Ability of party to become self-supporting
Previous education, skills, or training
Disability of party
Time required to obtain education or training
Contributions to marriage affecting present employability
Durational Alimony: Durational alimony is an amount of money required to be paid regularly for a period of time that cannot exceed the length of the marriage. Generally, an award of durational alimony may be awarded when there is no long term marriage and other factors deem such an award appropriate. Durational alimony may be awarded when permanent periodic alimony is inappropriate.
Bridge-the-Gap Alimony: Alimony sometimes serves a “bridge-the-gap” purpose. Generally, bridge-the-gap alimony is awarded in dissolutions of short-term marriages to allow for a transition from the standard of living during the marriage to either the standard before the marriage or the standard that the spouse would have attained if the marriage had not occurred. This type of alimony is generally awarded for a limited period of time.
Lump Sum Alimony: Lump sum alimony is a payment of a fixed and definite sum and is in the nature of a final settlement between the parties. Essentially, it is support alimony in a lump sum. Traditionally, the basis of lump sum alimony was the same as that for permanent alimony — the need of the recipient spouse and the ability of the payor spouse to pay. However, the law regarding lump sum alimony enables a court to ensure equity and justice between the parties by ordering one spouse to convey property to the other or choose the existing vehicle of lump sum alimony to achieve an equitable distribution. The criteria for this award requires findings of fact regarding the justification for the lump sum payment and an examination of the financial ability of the party making the payment. Lump sum alimony may be awarded not only as a monetary sum, but also in the form of real or personal property, the marital home being the most common example.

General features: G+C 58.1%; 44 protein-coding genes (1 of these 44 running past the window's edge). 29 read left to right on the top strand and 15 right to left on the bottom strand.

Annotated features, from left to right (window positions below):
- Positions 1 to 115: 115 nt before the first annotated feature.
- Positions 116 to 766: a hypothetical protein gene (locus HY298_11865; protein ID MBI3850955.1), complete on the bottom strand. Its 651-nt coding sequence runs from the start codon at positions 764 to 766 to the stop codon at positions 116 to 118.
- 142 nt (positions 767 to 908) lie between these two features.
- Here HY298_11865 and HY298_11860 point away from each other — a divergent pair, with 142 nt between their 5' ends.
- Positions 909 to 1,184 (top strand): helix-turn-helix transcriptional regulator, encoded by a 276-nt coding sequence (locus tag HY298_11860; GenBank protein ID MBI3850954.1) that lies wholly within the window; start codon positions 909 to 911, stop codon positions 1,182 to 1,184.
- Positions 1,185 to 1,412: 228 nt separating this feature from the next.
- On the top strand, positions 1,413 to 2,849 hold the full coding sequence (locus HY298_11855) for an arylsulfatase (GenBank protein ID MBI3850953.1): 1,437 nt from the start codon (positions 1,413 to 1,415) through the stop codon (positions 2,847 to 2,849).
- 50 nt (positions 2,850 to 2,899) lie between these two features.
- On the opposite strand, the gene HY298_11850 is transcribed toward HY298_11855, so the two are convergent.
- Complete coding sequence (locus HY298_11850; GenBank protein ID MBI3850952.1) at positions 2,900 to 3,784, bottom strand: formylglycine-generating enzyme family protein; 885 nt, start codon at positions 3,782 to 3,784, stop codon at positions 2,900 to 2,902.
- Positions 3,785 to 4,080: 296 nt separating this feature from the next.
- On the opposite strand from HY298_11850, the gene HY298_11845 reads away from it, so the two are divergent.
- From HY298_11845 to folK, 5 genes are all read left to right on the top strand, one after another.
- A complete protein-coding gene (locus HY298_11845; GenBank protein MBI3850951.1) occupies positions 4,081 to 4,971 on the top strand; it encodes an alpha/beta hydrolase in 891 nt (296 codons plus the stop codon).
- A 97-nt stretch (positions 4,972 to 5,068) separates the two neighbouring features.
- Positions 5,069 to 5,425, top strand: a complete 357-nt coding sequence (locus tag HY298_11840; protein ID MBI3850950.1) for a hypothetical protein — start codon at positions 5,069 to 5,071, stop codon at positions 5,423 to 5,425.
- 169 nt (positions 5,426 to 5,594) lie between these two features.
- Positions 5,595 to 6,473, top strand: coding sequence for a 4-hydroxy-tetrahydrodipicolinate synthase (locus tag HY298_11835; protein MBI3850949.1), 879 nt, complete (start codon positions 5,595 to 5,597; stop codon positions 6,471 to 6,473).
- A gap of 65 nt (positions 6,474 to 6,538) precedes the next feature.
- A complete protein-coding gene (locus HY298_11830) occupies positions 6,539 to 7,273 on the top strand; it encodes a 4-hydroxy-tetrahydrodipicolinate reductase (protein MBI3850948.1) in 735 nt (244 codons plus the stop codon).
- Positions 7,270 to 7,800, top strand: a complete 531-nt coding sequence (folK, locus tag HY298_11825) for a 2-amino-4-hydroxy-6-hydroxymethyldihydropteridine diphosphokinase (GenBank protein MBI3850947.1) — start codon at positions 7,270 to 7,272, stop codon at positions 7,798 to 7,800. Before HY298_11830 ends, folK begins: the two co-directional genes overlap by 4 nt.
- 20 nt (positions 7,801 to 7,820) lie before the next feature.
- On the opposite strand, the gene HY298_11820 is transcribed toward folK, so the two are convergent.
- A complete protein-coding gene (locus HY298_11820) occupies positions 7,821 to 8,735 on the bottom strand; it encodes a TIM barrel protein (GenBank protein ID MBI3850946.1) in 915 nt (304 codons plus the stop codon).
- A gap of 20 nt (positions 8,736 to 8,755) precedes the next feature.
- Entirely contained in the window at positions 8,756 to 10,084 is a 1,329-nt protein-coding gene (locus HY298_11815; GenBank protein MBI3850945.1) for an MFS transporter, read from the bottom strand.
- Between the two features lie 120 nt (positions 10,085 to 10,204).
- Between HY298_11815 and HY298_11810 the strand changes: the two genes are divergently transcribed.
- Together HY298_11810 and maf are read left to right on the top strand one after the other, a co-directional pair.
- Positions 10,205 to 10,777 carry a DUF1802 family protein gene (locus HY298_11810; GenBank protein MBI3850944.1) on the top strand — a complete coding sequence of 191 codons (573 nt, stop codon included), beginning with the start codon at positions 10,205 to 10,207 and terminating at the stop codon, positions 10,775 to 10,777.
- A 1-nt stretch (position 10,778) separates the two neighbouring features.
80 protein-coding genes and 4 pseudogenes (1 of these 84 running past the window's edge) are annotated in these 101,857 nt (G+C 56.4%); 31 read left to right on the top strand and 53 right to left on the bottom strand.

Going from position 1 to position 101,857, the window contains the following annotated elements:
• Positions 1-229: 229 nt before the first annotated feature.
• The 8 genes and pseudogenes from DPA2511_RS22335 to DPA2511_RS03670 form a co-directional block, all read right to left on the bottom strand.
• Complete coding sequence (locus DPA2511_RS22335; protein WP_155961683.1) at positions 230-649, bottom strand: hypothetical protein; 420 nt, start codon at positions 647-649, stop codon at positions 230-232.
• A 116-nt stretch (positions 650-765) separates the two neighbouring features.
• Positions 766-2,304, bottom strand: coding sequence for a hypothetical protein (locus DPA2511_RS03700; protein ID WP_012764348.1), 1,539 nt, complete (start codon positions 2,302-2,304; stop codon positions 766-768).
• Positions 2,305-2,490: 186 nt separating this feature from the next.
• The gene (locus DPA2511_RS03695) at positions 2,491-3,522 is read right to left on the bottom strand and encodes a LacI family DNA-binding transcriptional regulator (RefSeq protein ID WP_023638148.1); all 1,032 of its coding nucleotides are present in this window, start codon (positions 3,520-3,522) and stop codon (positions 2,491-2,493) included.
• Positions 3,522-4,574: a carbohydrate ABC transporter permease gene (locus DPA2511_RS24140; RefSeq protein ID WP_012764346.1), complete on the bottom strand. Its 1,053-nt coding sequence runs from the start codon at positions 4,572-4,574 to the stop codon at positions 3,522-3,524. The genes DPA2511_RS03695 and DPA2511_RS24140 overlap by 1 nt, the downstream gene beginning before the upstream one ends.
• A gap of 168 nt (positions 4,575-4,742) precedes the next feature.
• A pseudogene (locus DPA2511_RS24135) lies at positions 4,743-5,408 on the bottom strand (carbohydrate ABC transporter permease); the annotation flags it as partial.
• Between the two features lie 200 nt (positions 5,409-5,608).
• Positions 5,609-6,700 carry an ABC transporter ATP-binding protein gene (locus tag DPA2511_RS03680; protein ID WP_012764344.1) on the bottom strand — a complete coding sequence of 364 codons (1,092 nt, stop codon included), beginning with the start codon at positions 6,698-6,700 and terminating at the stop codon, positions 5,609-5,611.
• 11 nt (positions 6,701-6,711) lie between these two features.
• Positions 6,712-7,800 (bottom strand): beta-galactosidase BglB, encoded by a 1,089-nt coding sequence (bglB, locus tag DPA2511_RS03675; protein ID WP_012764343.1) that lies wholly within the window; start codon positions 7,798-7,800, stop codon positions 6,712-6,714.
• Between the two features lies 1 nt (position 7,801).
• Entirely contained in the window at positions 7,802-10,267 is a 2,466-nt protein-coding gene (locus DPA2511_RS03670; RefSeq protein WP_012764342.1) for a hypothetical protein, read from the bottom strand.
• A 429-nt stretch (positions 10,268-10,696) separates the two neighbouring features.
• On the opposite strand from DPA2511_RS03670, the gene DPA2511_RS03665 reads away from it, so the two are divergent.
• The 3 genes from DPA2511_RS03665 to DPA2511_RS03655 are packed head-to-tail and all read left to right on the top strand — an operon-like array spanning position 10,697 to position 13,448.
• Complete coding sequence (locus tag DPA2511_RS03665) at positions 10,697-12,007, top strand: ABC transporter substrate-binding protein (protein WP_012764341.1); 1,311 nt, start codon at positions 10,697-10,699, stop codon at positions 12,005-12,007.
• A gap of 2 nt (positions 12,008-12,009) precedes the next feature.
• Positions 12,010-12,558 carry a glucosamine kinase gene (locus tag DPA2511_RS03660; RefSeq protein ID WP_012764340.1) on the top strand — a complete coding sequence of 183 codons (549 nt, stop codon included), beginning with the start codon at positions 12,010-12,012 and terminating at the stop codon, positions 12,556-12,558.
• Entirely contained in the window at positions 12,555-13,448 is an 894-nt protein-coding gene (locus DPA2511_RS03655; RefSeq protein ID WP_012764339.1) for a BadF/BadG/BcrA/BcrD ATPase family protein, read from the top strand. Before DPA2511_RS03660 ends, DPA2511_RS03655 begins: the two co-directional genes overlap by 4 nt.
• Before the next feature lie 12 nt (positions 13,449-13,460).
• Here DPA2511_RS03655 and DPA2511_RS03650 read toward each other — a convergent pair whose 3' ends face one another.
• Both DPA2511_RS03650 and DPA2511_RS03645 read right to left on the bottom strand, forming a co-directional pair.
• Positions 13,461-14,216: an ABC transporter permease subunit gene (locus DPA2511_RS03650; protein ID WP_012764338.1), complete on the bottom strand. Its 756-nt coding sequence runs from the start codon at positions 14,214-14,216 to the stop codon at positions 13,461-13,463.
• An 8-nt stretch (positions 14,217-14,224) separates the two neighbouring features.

Our Florida family law attorneys often negotiate spousal support for a receiving spouse and defend alimony claims for a paying spouse as part of a divorce settlement. If a settlement cannot be reached, the attorneys at Orshan, Spann & Fernandez-Mesa will vigorously present your case for an award of alimony or your defense to an award of alimony to the court.
If there has been a substantial change of circumstances that has occurred from the time of the original award of alimony to the time that a claim for modification of that alimony is made, the court generally has jurisdiction to modify the alimony award by either increasing, reducing or extending the time for payment of that award. For example, if your ex-spouse who is receiving alimony has had his or her income increased, you may be entitled to petition the court to decrease or terminate your alimony payments. Alternatively, if you are receiving alimony and your ex-spouse is making more money or your needs have increased, you can seek to increase the amount you receive. When crafting settlement Agreements, we may consider attempting to establish alimony that is non-modifiable, if this is a solution that meets your needs. Our lawyers can help you determine whether or not you are entitled to a modification in the level of spousal support you are receiving or paying and we will also craft a resolution to your case that considers the benefits and detriments of whether you should establish the alimony as modifiable or non-modifiable.